Through the Schwehr Family Global Service-Learning Endowment, a delegation comprised of Clemson faculty from political science, women’s leadership, agricultural sciences and conservation, and Indian members from the Global Tiger Forum, Global Tiger Initiative Council and National Tiger Conservation Authority, met to collaborate in India this summer. Through their visits to the Periyar Tiger Reserve and Corbett Tiger Reserve, they determined a great place for student and faculty engagement in India lies at the intersection of tiger conservation and interactions with the people living near these preserved tiger landscapes.
“The village communities are critical advocates and active participants in tiger conservation,” commented Sarah White, Ph.D., a professor of plant and environmental sciences at Clemson. “The passion of community members for the protection of wildlife and plants within the tiger reserves was striking. I want our students to become similarly passionate and use their knowledge collaboratively with those communities to enhance conservation outcomes, especially as related to improving water quality and restoration of native vegetation.”
“Learning about the role of local women’s groups in everything from forest patrols, to pepper and honey production, to waste collection and recycling will help students see how important it is for communities to be partners in conservation and forest management,” noted Diane Perpich, Ph.D., a professor of philosophy and women’s leadership program director at Clemson.
“The 2023 goal is to bring a diverse group of students from women’s leadership, political science and policy, and environmental science to begin to understand the nature of these disciplinary and professional intersection points by visiting and working with the Community Development Committees in and around these national parks,” said Lori Dickes, Ph.D., associate professor, associate chair and graduate programs director in the Department of Political Science.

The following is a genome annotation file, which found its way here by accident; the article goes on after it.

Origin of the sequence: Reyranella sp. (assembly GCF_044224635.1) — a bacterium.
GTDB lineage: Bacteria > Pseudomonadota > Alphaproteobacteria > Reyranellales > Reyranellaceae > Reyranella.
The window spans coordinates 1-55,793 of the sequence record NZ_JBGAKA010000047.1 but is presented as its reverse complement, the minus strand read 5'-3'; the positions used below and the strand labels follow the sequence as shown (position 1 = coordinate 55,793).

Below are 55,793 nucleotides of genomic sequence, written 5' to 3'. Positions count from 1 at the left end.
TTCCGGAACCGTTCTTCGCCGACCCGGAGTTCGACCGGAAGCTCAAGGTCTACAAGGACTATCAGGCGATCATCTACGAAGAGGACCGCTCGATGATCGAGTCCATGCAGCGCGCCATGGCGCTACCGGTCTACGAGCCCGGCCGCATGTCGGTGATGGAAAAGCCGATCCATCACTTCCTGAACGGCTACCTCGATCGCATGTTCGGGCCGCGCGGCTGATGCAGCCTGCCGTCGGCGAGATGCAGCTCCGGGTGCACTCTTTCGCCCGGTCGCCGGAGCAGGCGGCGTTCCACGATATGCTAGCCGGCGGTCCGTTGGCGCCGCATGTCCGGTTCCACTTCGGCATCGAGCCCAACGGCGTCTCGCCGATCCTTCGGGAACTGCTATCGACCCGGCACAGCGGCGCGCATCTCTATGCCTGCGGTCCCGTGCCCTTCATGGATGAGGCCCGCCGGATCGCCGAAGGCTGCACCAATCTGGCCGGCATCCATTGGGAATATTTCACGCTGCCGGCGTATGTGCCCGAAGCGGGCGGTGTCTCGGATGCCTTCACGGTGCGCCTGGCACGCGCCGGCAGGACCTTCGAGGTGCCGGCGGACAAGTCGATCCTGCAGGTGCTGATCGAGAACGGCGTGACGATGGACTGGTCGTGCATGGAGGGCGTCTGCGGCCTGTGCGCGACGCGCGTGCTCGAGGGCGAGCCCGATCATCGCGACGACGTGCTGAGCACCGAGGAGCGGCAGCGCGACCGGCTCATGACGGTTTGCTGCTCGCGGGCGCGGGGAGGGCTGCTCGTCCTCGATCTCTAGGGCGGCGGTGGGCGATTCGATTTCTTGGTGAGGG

By fostering these relationships through the Schwehr program, the team also hopes to bring students, faculty and scientists to Clemson from India.
“Seeing a tiger in the wild never ceases to amaze me,” commented Brett Wright, Ph.D., professor and dean emeritus of the College of Behavioral, Social and Health Sciences. “It’s something that I wish every Clemson fan, alumnus and student could see in their lifetime so they wouldn’t take tiger conservation for granted. There are less than 4,000 tigers left in the wild – we could lose this animal in a generation.”
Wright is director of the Tigers United University Consortium at Clemson, a collaboration between four land-grant, tiger mascot universities – Auburn University, Clemson University, Louisiana State University and the University of Missouri. The consortium was initiated by Clemson University President James P. Clements in 2017, who also serves on the Global Tiger Initiative Council.
The consortium currently supports seven Ph.D. students from the four universities working on research topics ranging from community development in tiger conservation areas to the genetics of captive tigers in the U.S. and more.
“It is thanks to our consortium partners, like the Global Tiger Forum, Indian Forest Service, National Tiger Conservation Authority and others, that we are able to support the important tiger research that these students and their faculty supervisors are pursuing both domestically and abroad,” continued Wright.